I felt like this was a little too slow moving and I am not sure how much I actually enjoyed Rachel and Andy. There were things about each character that didn’t really enjoy. Not enough to say I didn’t enjoy this, but it was enough that I felt this was only a three star read instead of a four star read.

book review

A Woman is No Man by Etaf Rum

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In Brooklyn, eighteen-year-old Deya is starting to meet with suitors. Though she doesn’t want to get married, her grandparents give her no choice. History is repeating itself: Deya’s mother, Isra, also had no choice when she left Palestine as a teenager to marry Adam. Though Deya was raised to believe her parents died in a car accident, a secret note from a mysterious, yet familiar-looking woman makes Deya question everything she was told about her past. As the narrative alternates between the lives of Deya and Isra, she begins to understand the dark, complex secrets behind her community.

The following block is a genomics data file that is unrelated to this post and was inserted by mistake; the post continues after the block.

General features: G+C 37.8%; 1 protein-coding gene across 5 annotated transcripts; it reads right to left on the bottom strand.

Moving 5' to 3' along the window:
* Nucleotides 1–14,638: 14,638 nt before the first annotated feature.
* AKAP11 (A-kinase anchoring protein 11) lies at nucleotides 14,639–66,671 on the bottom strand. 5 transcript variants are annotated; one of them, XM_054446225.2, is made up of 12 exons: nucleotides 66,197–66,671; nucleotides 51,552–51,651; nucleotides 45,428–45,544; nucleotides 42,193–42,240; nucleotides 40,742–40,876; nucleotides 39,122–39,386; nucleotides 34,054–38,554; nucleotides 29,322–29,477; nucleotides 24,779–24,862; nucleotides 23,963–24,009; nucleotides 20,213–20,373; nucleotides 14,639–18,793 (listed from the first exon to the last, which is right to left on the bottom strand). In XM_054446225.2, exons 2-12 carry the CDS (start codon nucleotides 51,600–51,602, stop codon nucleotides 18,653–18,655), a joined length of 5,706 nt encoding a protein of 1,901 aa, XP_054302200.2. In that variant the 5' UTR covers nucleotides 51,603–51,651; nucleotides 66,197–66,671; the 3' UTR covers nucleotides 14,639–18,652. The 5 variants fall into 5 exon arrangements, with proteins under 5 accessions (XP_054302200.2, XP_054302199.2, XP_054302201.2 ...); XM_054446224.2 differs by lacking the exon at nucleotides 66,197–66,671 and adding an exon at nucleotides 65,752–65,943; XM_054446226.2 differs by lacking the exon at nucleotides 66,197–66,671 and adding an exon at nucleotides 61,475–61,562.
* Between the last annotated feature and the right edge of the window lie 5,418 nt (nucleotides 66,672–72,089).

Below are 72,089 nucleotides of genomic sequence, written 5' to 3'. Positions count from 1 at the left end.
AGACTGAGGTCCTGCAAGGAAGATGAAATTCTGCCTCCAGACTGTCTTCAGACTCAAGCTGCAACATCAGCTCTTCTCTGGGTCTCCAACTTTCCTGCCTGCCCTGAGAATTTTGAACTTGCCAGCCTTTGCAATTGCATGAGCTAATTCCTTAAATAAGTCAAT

Over all, 2020 has been a good year for reading. Everything else is pretty crappy but I have been introduced to a lot of new to me authors and have read some truly memorable books. This book is probably the best example of this. This book not only introduced me to a new author but it introduced me to a brand new culture that, to be honest, is severely under represented.